Originally posted on RealMoney.com at 6:59 a.m. EDT
Now that the annual meeting of American Society of Clinical Oncology is wrapped, it's time to open the first post-ASCO Biotech Mailbag.
The first email comes from Robert D., who wants to continue the
discussion that dominated my coverage of the cancer research confab. Robert writes:
"I just read your ImClone assessment, but here is a bit from an AP story: 'FLEX is Erbitux's ticket into the lucrative lung cancer market, said Cowen and Co. analyst Eric Schmidt. He said that with 40 percent to 50 percent of lung cancer patients ineligible for Avastin treatment ImClone and Bristol-Myers could see peak Erbitux sales in lung cancer of $700 million.' "Plain and simple, doesn't this mean Avastin just lost 40-50% market share in treating this type of lung cancer, and ImClone just gained 40-50% market share? Colon cancer aside -- why should Genentech( DNA) shares leap at this news? They just took a major hit."
No. If Erbitux is approved in lung cancer, it will most likely be used in patients who cannot tolerate Genentech's Avastin (mainly for safety reasons.) Read again the quote from that
story, where it says that 40-50% of lung cancer patients are "ineligible" for Avastin treatment.
Now, with all due respect to Cowen analyst Schmidt, I haven't heard any oncologists talking about using Erbitux in that many patients -- yet.
Sticking on the topic of ImClone, Ketan T. asks:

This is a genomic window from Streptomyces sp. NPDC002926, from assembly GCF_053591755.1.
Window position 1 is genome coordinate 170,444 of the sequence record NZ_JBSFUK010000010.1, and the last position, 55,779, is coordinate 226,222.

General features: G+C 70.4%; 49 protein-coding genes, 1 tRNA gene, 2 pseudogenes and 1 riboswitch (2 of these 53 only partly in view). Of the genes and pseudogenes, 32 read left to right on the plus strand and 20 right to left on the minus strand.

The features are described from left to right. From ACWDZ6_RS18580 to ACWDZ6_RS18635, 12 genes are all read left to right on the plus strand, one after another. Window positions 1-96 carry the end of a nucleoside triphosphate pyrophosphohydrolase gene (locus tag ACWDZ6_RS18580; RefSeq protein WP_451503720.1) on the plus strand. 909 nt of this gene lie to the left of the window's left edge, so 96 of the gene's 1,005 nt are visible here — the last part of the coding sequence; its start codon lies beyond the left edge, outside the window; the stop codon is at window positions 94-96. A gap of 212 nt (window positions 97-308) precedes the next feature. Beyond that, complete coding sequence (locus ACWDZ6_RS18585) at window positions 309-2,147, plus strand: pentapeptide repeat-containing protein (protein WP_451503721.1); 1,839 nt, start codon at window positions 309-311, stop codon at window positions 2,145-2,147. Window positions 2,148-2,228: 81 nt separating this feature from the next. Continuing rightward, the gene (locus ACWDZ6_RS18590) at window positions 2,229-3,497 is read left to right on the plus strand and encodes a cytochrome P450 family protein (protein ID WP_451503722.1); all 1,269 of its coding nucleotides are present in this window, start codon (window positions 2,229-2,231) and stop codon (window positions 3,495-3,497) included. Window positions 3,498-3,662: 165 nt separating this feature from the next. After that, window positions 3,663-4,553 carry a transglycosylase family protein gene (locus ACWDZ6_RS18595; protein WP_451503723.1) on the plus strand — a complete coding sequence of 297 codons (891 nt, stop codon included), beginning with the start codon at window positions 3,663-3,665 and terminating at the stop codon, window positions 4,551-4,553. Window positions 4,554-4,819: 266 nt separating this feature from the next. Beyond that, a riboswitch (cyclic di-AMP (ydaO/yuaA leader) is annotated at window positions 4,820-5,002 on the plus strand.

"Can you help with what company is doing the KRAS gene tests and should expect more revenue from these tests?"
ImClone made available a list of diagnostic companies with tests that determine the
in colon cancer patients. There are three publicly traded companies listed --
( GENZ) (actually, its subsidiary
I think Exact Sciences and LabCorp are partners. Four private diagnostics companies are also listed:
Targeted Molecular Diagnostics
These companies use various approaches to collecting and analyzing the KRAS gene, and I don't know enough about each of them to say which test is best or better than the others. But you can use this info as a starting-off point for any additional homework on the subject.
Sticking with ASCO but moving on to another company, John S. asked the following:
"Please comment on Peregrine Pharmaceuticals (PPHM) , since they presented so-called 'promising' data on their lead drug candidate at ASCO this year. Is this a head fake in order that they reach the minimum bid according to Nasdaq rules?"
Peregrine has until July 21 to get its stock above the $1-a-share minimum bid required by Nasdaq to maintain a listing on the exchange.